We have listened carefully to the concerns raised by advertisers, broadcasters and regulators about the importance of having sufficient time with these documents to fully prepare and restructure their advertising. We also recognise that businesses need time to reformulate their products. This is why we have decided to delay implementation of this policy until 1 October 2025.

Parliament included a power in the Health and Care Act to delay implementation of the advertising restrictions if necessary. We will be utilising this power to amend the date of implementation for the advertising restrictions by secondary legislation, which we are laying today.

To illustrate our commitment to this policy, we are also launching a consultation on the definitions included in secondary legislation, to provide detail to that included in the Health and Care Act. This consultation will run for 16 weeks, until 31 March 2023.

This consultation will not be inviting opinions on the policy or looking to deviate from anything announced in the consultation response in June 2021—it will be to confirm the clarity of the definitions used and that the text in the secondary legislation is fit for purpose.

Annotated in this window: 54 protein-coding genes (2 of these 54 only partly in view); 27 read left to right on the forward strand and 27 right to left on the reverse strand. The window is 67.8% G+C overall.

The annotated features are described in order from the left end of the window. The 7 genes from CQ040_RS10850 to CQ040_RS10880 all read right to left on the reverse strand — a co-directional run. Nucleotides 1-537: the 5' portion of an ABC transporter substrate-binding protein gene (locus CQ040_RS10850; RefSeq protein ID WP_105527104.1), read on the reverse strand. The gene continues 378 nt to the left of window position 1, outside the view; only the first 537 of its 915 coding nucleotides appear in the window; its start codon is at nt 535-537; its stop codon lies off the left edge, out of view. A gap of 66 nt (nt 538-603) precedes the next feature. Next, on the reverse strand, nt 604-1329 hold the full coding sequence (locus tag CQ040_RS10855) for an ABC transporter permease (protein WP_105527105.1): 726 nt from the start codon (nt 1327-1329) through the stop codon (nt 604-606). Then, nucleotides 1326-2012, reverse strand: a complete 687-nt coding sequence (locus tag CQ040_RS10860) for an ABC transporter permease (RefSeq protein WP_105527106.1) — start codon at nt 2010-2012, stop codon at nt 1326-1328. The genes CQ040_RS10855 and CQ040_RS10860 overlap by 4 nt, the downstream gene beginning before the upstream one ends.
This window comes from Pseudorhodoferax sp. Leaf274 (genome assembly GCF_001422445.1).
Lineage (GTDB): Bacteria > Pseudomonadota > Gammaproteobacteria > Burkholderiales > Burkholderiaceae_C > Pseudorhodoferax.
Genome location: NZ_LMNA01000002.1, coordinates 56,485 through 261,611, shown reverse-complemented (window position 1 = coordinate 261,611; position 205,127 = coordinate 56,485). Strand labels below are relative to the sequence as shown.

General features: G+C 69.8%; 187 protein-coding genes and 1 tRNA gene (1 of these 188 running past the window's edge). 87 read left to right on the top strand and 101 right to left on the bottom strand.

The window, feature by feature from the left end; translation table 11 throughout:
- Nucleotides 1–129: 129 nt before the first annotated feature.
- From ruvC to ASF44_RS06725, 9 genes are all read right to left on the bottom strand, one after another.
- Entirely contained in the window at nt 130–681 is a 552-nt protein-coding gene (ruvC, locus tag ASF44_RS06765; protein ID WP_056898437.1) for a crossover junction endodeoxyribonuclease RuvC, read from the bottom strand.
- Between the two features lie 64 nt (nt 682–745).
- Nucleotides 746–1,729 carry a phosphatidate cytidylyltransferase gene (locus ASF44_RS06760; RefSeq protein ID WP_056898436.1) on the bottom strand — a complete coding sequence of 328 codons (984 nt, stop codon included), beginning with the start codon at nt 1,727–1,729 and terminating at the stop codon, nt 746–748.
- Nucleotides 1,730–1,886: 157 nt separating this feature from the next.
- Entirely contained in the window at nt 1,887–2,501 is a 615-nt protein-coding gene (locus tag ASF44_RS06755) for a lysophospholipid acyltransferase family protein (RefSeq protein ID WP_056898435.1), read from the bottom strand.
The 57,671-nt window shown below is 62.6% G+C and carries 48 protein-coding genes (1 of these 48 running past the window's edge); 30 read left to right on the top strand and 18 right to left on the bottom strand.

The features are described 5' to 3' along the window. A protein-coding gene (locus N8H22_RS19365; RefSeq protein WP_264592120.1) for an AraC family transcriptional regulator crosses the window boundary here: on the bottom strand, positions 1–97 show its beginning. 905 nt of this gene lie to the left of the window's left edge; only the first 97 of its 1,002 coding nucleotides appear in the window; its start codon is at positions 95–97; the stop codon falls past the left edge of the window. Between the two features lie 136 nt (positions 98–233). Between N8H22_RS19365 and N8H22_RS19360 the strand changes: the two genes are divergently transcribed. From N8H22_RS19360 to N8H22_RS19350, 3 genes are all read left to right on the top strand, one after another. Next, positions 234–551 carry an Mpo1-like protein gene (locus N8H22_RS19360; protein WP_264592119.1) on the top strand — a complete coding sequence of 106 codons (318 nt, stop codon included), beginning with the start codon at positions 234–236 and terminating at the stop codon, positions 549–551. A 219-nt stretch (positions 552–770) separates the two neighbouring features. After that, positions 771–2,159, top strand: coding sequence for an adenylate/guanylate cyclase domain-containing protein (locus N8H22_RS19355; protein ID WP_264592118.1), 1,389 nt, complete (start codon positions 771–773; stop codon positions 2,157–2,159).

Addressing obesity remains a priority for the Government. Having a fit and healthy population is essential for a thriving economy and we remain committed to helping people live healthier lives.

New regulations on out of home calorie labelling for food sold in large businesses including restaurants, cafes and takeaways came into force in April 2022 and restrictions on the promotion by location of products high in fat, salt or sugar came into force in October 2022.


International Trade

UK-South Korea Trade Agreement: Update

Today the Department for International Trade has launched a public call for input on a future free trade agreement between the United Kingdom and South Korea. The call for input can be accessed via the following link—

The UK is committed to building on our strong, existing trade and investment relationship with South Korea. South Korea is our 20th largest trade partner with bilateral trade worth £14.3 billion in 2021.